How music makes the world a better place



Are you a music aficionado? With such an immense variety of sound, music expresses some of the world's most magnificent beauty. Can you guess what the first music instrument created was? It may not come to you as a surprise, but the bone flute is the correct answer, followed by animal skins stretched over trees stumped to make drums. Decades ago, before television, music was the leading form of entertainment for various groups as they would gather. Back then, there wasn't much emphasis on whether a musician was "good enough" to play for others.

As humankind and the world evolves, styles of music are also changing. Nevertheless, great masters have managed to create timeless songs or albums that never "go out of style". Music has a magical power to connect humanity; whenever we come together, music is there to enhance our experiences - whether one is studying, or a parent rocking their infant to sleep, in church, at weddings, or playing your "motivational song list" when cleaning your house or running - the list is endless. Music is the beating heart of many moments and evokes a broad range of emotions within us. Perhaps, many of us remember moments by hearing a song we've listened to at a previous time. We could, therefore, state that music updates moments in our memory. This fact has been baked-up by researchers as various studies have shown that music engages with a part of the brain that involves paying attention. Perhaps, studies from Age UK confirm music has unlocked memories for people affected by dementia.

Many stories are told through music, and when we add images or lyrics to complement it, it becomes its own language. Suddenly, people from various cultures who speak different languages can communicate by dancing or listening to music.

English is my second language, and when I started learning English at the end of primary school, I also began paying attention to song lyrics and learned the pronunciation of certain words by doing so. This proves we learn a lot through music and lyrics. Musical training is also greatly beneficial, as it increases coordination, communication and requires a level of collaboration, especially if one is part of a band. Even when one practices playing an instrument alone, many musicians are often eager to share their passion and skills with others. For this reason, it could be claimed that music eases and encourages social development in both children and adults.

Through music, we understand ourselves and others better, by our emotional and physical response to its words and sound. Film Directors, for example, use music to tell us how to feel throughout a scene. For me, music often transports me into writing poetry. Back in high school I loved the way writing lyrics helped me express my emotions and what I wanted to say, and still do today.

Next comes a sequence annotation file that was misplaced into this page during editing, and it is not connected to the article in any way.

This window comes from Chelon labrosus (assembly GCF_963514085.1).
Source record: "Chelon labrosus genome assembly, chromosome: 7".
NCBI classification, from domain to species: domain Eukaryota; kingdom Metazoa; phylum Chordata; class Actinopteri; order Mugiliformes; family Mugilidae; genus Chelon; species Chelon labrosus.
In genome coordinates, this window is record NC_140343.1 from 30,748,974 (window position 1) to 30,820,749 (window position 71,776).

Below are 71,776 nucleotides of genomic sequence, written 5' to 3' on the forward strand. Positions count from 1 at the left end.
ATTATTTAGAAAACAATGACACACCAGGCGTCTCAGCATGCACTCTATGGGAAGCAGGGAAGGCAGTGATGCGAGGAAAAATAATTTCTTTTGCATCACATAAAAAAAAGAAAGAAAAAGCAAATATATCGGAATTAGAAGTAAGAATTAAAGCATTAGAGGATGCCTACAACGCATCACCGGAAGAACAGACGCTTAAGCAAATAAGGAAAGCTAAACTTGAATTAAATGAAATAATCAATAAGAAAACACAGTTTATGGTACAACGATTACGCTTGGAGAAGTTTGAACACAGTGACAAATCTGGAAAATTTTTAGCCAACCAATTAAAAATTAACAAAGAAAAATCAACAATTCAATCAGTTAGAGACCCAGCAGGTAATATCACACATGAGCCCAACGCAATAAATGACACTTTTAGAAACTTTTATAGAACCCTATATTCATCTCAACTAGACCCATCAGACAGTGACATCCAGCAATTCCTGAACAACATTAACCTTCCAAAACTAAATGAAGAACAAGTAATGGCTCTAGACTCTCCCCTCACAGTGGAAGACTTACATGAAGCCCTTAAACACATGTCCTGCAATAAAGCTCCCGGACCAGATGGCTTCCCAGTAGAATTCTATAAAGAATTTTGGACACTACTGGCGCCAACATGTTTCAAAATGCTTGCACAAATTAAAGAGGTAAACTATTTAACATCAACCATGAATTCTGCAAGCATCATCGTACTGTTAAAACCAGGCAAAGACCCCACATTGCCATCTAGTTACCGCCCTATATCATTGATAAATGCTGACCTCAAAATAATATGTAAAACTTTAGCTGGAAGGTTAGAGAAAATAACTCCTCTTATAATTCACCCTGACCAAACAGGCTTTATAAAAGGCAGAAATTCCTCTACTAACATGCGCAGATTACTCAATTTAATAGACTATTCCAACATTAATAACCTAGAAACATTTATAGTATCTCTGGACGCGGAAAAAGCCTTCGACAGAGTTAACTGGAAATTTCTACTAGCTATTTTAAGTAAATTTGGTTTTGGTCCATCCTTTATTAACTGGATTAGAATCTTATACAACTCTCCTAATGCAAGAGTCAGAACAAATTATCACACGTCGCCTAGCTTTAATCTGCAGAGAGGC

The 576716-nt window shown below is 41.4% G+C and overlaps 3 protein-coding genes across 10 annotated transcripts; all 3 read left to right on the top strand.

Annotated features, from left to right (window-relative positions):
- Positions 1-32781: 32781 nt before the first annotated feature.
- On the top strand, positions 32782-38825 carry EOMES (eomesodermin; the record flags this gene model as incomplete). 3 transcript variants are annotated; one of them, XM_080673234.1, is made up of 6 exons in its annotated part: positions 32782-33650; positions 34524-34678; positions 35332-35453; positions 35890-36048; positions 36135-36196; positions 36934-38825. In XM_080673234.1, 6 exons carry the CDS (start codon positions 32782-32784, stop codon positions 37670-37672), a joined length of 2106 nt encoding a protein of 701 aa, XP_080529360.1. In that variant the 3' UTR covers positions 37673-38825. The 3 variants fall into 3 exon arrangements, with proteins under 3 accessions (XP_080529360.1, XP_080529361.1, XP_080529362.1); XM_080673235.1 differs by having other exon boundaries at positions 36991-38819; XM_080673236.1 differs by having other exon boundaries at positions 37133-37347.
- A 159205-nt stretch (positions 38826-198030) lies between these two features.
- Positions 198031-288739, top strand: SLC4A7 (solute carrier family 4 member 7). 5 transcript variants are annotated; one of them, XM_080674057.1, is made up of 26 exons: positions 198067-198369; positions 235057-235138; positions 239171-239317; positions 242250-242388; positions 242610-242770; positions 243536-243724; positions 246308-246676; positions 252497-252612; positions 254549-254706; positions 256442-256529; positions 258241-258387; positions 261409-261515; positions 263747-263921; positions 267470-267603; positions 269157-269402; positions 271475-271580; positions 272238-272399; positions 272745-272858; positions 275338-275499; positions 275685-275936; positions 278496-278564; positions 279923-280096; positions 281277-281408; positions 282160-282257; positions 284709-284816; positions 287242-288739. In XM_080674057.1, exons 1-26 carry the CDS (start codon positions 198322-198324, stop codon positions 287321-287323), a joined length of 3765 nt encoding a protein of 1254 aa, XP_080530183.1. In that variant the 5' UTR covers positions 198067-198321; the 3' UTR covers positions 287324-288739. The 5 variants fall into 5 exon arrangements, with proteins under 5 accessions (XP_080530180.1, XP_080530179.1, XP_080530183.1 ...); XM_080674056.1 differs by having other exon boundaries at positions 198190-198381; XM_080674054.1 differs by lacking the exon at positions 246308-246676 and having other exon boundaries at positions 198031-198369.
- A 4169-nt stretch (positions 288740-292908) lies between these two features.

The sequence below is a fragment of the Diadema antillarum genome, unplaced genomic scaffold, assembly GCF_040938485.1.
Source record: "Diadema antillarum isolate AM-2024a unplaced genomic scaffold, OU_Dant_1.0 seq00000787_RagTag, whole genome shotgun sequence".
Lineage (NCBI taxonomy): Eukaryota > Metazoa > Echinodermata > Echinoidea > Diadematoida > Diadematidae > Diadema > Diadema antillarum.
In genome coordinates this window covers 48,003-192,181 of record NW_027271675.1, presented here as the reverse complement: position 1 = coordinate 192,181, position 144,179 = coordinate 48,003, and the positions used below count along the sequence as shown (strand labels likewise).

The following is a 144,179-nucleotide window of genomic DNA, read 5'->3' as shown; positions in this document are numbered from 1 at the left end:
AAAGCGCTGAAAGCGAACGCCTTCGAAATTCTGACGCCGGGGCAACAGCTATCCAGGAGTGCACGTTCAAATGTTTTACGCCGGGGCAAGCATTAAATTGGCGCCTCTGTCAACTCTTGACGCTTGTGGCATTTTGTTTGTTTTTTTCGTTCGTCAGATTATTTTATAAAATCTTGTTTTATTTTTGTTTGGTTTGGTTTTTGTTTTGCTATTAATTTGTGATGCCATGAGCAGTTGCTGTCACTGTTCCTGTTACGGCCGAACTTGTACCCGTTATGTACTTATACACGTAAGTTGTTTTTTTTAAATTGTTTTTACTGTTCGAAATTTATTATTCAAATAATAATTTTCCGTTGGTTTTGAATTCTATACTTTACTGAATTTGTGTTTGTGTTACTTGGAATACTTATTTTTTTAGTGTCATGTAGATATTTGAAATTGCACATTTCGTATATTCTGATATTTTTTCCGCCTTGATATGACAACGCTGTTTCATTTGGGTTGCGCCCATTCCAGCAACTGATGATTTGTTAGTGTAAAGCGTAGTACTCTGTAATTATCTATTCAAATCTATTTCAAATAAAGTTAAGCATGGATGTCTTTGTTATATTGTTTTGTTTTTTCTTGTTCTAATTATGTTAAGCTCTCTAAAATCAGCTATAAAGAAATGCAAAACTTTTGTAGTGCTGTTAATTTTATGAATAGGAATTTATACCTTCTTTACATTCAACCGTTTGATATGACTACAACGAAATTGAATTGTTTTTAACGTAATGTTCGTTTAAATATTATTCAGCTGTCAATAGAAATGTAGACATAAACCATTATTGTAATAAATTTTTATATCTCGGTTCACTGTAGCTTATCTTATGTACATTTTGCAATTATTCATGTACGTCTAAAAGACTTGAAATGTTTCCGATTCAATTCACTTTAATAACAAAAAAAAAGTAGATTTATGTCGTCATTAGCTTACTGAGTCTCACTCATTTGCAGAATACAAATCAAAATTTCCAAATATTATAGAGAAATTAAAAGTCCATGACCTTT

I often listen to instrumental music when writing poetry; it inspires me to write from the core of my soul and helps me into the right mood to pour my heart out. It intensifies my emotions and helps my mind to focus better.

The pouring rain tapping on my bedroom's window also creates a unique sound; pure nature is transforming into music. It is authentic and beautiful. Many health instructors use natural sounds, along with instrumental or classical music, to create high-quality and inspiring meditation or yoga sessions. You will often hear the sound of waves, waterfalls, the rain, the wind, birds and more to create the perfect harmony. I sometimes even fall asleep while listening to this type of music, and many pieces of research have proved music aids insomnia; a fact I can confirm.

Perhaps, what is fascinating about music is that it's a prescription for our mental health and has been for decades. Researches from the NAMM Foundation claim that some musicians used to play in hospitals after World War 2 for veterans who positively responded to this treatment. Music has positive impacts on our brain, including emotional effects on both the listener and performer. Instrumental and calm music has soothing effects on the brain, triggering a release of chemicals in the brain that distract the body from pain and help it to relax (Daniel Lavitin).

In contrast, upbeat songs will boost someone's mood, perhaps, you can relate to this fact? Music therapy is practised by many healthcare professionals around the world and has helped people reduce depression, anxiety, trauma (to name a few). According to Daniel Lavitin author of Your Brain on Music, by observing people with brain damage for a long period of time, researchers have seen patients who have lost the ability to read a newspaper but can still read music or people who can still play the piano but lack the motor coordination to button their jacket or jumper.

My challenge for you today is to listen to a song that brings a sense of happiness within you and send it to a friend. Today, I am dedicating the song Here Comes the Sun by The Beatles to you. Let’s keep the waves and vibrations of music going from one corner of the world to the other and inspire others through the power of music.

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